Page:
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[I81] C 8 observed

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#1 flt158

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Posted 31 October 2020 - 01:21 PM

Hello, everyone here who is interested in carbon stars. 

 

On Friday night 30th October 2020 I set up my Williams Optics 158 mm F/7 apochromatic refractor in my Bortle 9 back garden.

There was the problem of an almost Full Moon to contend with. 

Sunset occurred at 4.55 pm.

The air temperatures dropped from 4 degrees to 2 degrees Celsius during my time of observation.

But the sky was very clear and no wind between 5 and 7 pm over Dublin, Ireland. 

 

I very much required those conditions because the particular carbon star was going to prove a very faint one. 

You see, [I81] C 8 is seriously faint. 

Simbad says the magnitude is 11.5, and then adds the ~ symbol which suggests it is variable. 

My Guide 9.1 DVD gives 14.0. But I reckon neither of these sources have it fully correct. 

I agree 100% with our friends on AAVSO which state its magnitude is +12.9. 

[I81] C 8 is in Cassiopeia right next to TYC 4018 1946 whose magnitude is 11.5. 

[I81] C 8 is not a strong orange carbon star although it still has a spectral class of C.  

There is another orange star very close by which has the designation 3UC307-007505. 

Its magnitude is +12.3. 

Therefore if you have the desire to hunt down [I81] C 8, please be careful that you do see both stars. 

 

I know some of you like the designations which start with the letters GSC.

[I81] C 8 is also called GSC 04018-00410. 

The right ascension is: 00 hours 15 minutes and 01.46 seconds. 

The declination is +63 degrees 12 minutes and 09.8 seconds. 

 

Another question I was asking was: what does [I81] refer to or who?

Simbad helped out very well. 

It refers to Takashi Ichikawa who is a Japanese astronomer. 

I presume he is still alive and well.  

 

To successfully observe GSC 04018-00410 I had to use my most powerful eyepiece - a Radian 3 mm. 

It gives my scope 374X. 

But I have to state I only once saw this carbon star directly. 

I kept seeing it with averted vision and especially as I gave the scope very slight side to side movements. 

Still I am greatly relived to say I saw the star!

 

GSC 04018-00410 or [I81] C 8 is the 15th carbon star I have observed in Cassiopeia and my 92nd overall. 

 

Thank you for reading my latest report 

 

Comments, corrections and especially images are very welcome. 

 

Clear skies from Aubrey. 

 

 


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#2 Rich5567

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Posted 01 November 2020 - 04:14 AM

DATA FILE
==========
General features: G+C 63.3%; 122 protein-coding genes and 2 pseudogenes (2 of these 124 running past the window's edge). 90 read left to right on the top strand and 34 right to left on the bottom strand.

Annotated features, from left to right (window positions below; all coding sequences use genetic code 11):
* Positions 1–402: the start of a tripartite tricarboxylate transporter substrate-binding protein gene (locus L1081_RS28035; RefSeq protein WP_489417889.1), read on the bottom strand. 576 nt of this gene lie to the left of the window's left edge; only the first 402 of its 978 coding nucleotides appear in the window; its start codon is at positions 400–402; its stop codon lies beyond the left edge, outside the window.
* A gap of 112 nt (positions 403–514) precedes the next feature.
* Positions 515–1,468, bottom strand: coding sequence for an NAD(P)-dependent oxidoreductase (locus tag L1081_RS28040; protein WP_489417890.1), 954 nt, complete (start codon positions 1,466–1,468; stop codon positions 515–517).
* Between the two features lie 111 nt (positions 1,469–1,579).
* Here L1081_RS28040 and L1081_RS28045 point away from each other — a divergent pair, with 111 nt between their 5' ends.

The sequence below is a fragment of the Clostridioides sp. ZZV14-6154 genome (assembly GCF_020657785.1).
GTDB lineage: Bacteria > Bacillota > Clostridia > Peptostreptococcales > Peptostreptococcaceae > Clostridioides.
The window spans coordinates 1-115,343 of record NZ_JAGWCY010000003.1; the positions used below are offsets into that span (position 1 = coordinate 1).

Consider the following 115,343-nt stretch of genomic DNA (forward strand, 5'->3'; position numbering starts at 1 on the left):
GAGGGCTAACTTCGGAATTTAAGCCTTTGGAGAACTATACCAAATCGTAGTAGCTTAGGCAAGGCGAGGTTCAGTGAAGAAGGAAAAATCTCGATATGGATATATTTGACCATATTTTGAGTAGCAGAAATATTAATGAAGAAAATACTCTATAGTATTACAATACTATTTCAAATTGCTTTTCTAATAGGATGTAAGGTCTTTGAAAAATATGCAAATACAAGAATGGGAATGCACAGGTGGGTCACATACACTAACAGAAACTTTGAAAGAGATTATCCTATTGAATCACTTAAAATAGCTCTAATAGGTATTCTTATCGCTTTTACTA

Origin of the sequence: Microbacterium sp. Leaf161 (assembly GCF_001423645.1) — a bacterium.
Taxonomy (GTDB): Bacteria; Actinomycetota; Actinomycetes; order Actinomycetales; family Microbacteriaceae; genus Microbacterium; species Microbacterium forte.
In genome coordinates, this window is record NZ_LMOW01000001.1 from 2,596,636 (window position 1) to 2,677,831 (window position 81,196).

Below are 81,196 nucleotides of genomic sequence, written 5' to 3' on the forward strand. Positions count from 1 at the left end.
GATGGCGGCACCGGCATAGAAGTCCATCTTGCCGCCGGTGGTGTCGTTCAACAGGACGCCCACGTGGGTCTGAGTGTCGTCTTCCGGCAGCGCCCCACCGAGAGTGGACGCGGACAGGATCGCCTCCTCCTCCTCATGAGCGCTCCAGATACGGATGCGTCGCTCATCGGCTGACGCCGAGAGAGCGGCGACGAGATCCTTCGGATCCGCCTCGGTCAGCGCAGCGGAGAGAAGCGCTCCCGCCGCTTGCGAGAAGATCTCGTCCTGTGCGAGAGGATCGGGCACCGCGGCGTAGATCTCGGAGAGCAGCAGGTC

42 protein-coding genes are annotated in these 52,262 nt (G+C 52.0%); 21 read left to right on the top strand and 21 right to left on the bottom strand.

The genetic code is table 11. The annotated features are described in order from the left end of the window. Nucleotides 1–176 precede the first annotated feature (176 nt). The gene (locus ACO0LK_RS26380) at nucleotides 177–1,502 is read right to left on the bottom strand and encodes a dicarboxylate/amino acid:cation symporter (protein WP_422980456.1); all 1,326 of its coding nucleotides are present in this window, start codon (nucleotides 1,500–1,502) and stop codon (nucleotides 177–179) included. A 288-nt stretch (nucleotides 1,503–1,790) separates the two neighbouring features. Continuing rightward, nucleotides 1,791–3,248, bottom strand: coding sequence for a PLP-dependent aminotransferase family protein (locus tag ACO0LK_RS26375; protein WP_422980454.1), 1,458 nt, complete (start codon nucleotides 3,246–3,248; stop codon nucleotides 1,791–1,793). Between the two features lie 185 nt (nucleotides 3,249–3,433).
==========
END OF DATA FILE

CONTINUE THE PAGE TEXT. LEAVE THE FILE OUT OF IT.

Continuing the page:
Hi Aubrey,

 

Great observation report there, you really like those red stars don't you,

 

Whats the plan, are you trying to reach 100 and then stop, or trying to see as many as your scope will show you?. Whatever it is it's a great little project.waytogo.gif.

 

If you like objets with a red tinge to then you should observe variables more, it may be right up your alley.

 

I've being lucky with clear skies at this end, with four clear nights this last week, I even manged last night for three hours before the rain came over. Haven't observed any doubles for a while, its being variables the last month or so.

 

Cheers,

 

Rich.


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#3 flt158

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Posted 01 November 2020 - 05:07 AM

Hello, Rich. 

 

It is very good to hear from you. 

I would love to reach 100 carbon stars before the end of 2020. 

But right now I do have the desire to seek out all the carbon stars in Cassiopeia which are available with my scope. 

There are quite a number of them still.

I don't know how many there are though. 

 

Most carbon stars appear orange to me and my apochromatic refractor. 

But some do have a slight redness also.

 

I find that I am settling on observing some variable stars and I do record their magnitudes on www.aavso.org

And I'm fine with that. 

 

Of course it is perfectly good for you to have a break from observing double stars for a while, Rich.

My next new double is going to be a double star with a carbon star companion. 

 

Therefore watch this space, Rich. 

 

Clear skies to you, 

 

Aubrey. 


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#4 chrysalis

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Posted 01 November 2020 - 05:12 AM

Hello, Rich. 

 

It is very good to hear from you. 

I would love to reach 100 carbon stars before the end of 2020. 

But right now I do have the desire to seek out all the carbon stars in Cassiopeia which are available with my scope. 

There are quite a number of them still.

I don't know how many there are though. 

 

Most carbon stars appear orange to me and my apochromatic refractor. 

But some do have a slight redness also.

 

I find that I am settling on observing some variable stars and I do record their magnitudes on www.aavso.org

And I'm fine with that.